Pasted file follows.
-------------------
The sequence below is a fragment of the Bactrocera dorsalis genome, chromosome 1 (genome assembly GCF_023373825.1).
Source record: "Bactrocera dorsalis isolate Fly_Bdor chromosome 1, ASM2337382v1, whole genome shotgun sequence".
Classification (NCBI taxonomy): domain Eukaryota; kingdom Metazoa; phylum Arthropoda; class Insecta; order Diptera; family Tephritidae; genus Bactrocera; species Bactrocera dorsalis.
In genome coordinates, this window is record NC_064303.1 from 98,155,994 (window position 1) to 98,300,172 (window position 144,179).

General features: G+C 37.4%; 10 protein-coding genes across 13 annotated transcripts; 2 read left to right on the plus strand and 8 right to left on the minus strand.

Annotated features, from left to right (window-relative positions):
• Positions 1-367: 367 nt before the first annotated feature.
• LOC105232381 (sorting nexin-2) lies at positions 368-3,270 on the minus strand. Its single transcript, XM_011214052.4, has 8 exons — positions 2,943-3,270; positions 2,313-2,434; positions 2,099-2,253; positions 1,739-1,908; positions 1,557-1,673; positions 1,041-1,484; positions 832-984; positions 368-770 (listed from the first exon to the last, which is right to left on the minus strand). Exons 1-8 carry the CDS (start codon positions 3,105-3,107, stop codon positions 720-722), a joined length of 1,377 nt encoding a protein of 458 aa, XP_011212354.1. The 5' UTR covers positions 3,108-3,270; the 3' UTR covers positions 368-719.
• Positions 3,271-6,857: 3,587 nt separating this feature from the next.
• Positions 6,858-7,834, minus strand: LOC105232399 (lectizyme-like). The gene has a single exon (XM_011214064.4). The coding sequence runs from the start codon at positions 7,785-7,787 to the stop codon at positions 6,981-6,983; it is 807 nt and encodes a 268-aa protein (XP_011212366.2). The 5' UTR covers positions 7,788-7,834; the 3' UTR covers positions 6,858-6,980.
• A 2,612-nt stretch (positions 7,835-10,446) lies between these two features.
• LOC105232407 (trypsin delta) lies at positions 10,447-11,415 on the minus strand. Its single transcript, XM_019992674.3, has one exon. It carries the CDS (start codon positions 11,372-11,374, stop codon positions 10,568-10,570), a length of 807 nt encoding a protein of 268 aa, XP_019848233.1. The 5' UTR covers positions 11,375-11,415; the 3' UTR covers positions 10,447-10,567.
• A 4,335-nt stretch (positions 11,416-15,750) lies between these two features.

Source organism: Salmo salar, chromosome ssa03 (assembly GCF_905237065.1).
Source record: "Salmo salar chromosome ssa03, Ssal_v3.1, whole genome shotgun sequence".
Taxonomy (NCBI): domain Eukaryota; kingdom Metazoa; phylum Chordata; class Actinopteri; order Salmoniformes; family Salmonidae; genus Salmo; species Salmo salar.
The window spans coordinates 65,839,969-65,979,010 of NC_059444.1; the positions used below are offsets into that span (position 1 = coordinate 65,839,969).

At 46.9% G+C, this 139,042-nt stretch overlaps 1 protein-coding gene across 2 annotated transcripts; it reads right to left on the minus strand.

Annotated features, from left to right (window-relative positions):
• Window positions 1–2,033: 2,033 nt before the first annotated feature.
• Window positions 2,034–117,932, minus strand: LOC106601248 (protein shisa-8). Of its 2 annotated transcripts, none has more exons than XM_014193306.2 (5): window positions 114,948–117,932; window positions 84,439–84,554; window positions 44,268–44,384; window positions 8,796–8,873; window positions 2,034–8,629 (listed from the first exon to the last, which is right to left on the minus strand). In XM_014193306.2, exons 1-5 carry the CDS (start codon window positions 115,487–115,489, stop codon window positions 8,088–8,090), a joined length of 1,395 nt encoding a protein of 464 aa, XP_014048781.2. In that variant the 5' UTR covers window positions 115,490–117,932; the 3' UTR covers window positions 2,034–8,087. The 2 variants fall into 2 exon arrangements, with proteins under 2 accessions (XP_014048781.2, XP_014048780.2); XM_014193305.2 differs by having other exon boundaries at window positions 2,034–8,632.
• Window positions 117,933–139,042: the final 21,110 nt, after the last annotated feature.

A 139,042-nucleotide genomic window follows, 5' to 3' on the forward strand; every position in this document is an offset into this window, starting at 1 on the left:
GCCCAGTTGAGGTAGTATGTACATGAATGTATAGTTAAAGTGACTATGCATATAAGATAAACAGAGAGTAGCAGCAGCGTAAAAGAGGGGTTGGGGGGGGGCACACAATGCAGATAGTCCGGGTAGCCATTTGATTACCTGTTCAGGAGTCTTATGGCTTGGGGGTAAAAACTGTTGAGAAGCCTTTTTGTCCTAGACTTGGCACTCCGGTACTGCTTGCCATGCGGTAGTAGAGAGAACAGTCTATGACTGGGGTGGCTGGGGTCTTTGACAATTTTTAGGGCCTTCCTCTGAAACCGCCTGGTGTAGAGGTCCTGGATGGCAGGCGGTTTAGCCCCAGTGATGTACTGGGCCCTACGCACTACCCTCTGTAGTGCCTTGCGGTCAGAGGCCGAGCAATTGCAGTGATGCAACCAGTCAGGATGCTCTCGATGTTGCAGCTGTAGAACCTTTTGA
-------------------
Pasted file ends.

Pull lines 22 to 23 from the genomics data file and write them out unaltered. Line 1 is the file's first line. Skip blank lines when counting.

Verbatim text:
• Window positions 117,933–139,042: the final 21,110 nt, after the last annotated feature.

A 139,042-nucleotide genomic window follows, 5' to 3' on the forward strand; every position in this document is an offset into this window, starting at 1 on the left: